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Old 08-20-2012, 08:50 AM   #1
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Unhappy sudden death

I've had my 35 gal hex for 8 years. For the past 5 years I've had angel fish - five of them. When I bought them they were as big as a quarter and had grown to almost 4" each.

10 days ago I donated my "sucker" fish (bottom feeder) to the pet store because it had grown to almost 8" long and was a poop machine. I got a small chinese sucker fish and decided to get three bright red fish - swordtails, i think. One of the swordtails died a few days after I brought them home. That wasn't surprising since often new fish die.

Yesterday I went out for two hours and came home to find all of my angel fish either dead or near death. They have a red edge to them, like they suddenly started to bleed everywhere.

I am heartbroken. I know that they are fish and aren't as cuddly as our cats or dog, but they "knew" me and would follow me around when I was in the room.

Does anyone have any idea what could have happened? My husband suggested that when I removed the large bottom feeder I messed up the tank. And I know new fish can be trouble, but these angelswere healthy and large and I followed all the rules.

I've never tested my water, so I can't answer questions about that, but, again, I've had this tank for a long time and nothing like this has ever happened.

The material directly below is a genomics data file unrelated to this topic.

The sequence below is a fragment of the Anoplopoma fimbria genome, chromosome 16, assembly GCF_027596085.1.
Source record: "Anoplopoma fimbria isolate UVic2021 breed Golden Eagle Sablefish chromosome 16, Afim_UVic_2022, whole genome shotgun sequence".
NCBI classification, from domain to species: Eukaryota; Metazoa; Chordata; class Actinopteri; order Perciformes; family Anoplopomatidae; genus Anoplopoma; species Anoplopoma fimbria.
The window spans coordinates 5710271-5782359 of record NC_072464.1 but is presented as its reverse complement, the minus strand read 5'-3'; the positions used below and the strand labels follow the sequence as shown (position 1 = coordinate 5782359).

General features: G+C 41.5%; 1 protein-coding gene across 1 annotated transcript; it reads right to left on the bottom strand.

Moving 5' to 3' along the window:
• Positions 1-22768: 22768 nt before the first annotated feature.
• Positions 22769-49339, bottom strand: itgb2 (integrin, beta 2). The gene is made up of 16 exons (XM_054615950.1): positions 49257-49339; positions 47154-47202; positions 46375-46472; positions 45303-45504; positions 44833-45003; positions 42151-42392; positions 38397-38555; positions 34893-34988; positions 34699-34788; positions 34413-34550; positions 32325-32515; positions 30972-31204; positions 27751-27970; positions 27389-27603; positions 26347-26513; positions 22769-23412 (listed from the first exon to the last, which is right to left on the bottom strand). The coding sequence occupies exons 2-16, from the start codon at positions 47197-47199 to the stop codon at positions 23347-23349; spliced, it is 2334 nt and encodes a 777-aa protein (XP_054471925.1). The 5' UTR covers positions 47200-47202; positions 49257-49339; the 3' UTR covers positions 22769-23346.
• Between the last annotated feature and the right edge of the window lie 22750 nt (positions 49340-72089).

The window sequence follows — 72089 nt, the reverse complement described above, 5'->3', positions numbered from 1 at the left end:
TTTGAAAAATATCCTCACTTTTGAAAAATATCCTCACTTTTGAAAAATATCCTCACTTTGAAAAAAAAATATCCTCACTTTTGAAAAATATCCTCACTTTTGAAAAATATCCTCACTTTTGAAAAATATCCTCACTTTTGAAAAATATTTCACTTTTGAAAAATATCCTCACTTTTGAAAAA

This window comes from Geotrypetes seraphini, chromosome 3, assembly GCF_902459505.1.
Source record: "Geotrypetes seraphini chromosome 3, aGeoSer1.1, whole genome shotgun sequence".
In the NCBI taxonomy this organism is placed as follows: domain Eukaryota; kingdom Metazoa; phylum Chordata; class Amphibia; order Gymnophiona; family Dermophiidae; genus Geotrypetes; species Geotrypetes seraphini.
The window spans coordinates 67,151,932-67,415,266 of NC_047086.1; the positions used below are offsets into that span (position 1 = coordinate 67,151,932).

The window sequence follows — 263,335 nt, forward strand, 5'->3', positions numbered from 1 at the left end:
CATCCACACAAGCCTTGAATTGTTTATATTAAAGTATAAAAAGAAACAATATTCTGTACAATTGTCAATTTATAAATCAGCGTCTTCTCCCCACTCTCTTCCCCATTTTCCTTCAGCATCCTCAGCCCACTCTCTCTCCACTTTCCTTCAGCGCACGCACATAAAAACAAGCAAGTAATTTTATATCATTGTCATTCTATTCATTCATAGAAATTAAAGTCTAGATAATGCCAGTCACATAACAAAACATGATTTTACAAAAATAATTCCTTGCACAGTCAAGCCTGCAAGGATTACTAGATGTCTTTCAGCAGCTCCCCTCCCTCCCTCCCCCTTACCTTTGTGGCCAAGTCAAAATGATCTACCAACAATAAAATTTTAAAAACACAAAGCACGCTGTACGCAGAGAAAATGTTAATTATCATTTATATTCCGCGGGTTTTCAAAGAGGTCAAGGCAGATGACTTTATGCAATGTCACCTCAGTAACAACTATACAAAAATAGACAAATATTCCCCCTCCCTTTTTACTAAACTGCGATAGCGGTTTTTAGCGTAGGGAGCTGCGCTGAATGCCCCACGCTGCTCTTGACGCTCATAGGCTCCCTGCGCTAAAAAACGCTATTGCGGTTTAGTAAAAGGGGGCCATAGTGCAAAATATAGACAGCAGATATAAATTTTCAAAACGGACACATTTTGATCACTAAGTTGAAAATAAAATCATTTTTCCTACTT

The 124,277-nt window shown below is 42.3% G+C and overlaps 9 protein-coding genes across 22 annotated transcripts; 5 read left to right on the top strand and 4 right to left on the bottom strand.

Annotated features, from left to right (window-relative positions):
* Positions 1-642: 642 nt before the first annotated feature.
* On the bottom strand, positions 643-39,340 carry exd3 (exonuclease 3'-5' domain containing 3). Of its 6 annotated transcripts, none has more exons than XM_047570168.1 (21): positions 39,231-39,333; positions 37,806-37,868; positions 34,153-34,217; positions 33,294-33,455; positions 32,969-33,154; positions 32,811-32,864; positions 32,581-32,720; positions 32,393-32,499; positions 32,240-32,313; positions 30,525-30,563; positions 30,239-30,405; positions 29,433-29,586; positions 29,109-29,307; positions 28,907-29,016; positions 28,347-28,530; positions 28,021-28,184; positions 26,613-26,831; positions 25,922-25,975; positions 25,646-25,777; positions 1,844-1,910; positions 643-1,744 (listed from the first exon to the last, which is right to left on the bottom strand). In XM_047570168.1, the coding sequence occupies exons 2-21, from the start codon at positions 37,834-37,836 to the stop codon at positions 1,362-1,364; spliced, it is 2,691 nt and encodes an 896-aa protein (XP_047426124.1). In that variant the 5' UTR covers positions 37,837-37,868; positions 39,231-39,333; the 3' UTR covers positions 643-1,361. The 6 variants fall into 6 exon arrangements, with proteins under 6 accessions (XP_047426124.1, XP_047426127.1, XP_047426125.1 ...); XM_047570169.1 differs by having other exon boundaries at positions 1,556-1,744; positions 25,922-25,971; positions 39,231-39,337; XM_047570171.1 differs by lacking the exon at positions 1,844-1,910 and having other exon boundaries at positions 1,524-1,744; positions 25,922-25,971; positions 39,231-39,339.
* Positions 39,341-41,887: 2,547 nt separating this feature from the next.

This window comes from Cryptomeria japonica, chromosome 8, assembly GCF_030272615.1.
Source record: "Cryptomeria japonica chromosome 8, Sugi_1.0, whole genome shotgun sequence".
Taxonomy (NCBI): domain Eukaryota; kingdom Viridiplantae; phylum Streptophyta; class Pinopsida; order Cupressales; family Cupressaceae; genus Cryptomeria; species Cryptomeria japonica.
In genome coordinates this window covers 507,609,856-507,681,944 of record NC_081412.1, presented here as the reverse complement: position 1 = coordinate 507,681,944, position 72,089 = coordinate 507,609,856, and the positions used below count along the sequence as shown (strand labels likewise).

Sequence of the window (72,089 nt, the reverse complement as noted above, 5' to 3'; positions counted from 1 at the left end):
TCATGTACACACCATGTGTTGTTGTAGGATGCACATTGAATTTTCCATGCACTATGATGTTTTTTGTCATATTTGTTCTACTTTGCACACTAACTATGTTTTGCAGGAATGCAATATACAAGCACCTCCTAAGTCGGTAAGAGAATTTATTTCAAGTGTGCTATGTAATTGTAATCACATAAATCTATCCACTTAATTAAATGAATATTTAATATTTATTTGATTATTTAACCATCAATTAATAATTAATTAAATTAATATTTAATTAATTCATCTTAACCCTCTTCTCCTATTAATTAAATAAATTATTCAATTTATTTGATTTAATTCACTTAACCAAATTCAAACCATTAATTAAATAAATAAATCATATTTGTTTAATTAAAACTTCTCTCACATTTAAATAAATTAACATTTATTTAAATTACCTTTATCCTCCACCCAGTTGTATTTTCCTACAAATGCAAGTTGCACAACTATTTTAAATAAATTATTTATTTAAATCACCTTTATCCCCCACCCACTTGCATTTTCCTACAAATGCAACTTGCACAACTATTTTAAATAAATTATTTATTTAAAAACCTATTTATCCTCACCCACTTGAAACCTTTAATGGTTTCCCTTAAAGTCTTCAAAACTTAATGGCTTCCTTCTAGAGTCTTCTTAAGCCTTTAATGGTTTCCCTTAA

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Old 08-20-2012, 09:14 AM   #2
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Depending on your cleaning habits you may have stired things up creating a spike in ammonia
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Old 08-20-2012, 02:44 PM   #3
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I didn't change anything about how I clean the tank. Ammonia makes sense, though, because it would explain how it happened to all of them so suddenly. Do you think the removal of the bottom feeder might have caused this? Do they alter the ammonia in the water?
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Old 08-20-2012, 03:23 PM   #4
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Quote:
Originally Posted by Ruthless
I've had my 35 gal hex for 8 years. For the past 5 years I've had angel fish - five of them. When I bought them they were as big as a quarter and had grown to almost 4" each.

10 days ago I donated my "sucker" fish (bottom feeder) to the pet store because it had grown to almost 8" long and was a poop machine. I got a small chinese sucker fish and decided to get three bright red fish - swordtails, i think. One of the swordtails died a few days after I brought them home. That wasn't surprising since often new fish die.

Yesterday I went out for two hours and came home to find all of my angel fish either dead or near death. They have a red edge to them, like they suddenly started to bleed everywhere.

I am heartbroken. I know that they are fish and aren't as cuddly as our cats or dog, but they "knew" me and would follow me around when I was in the room.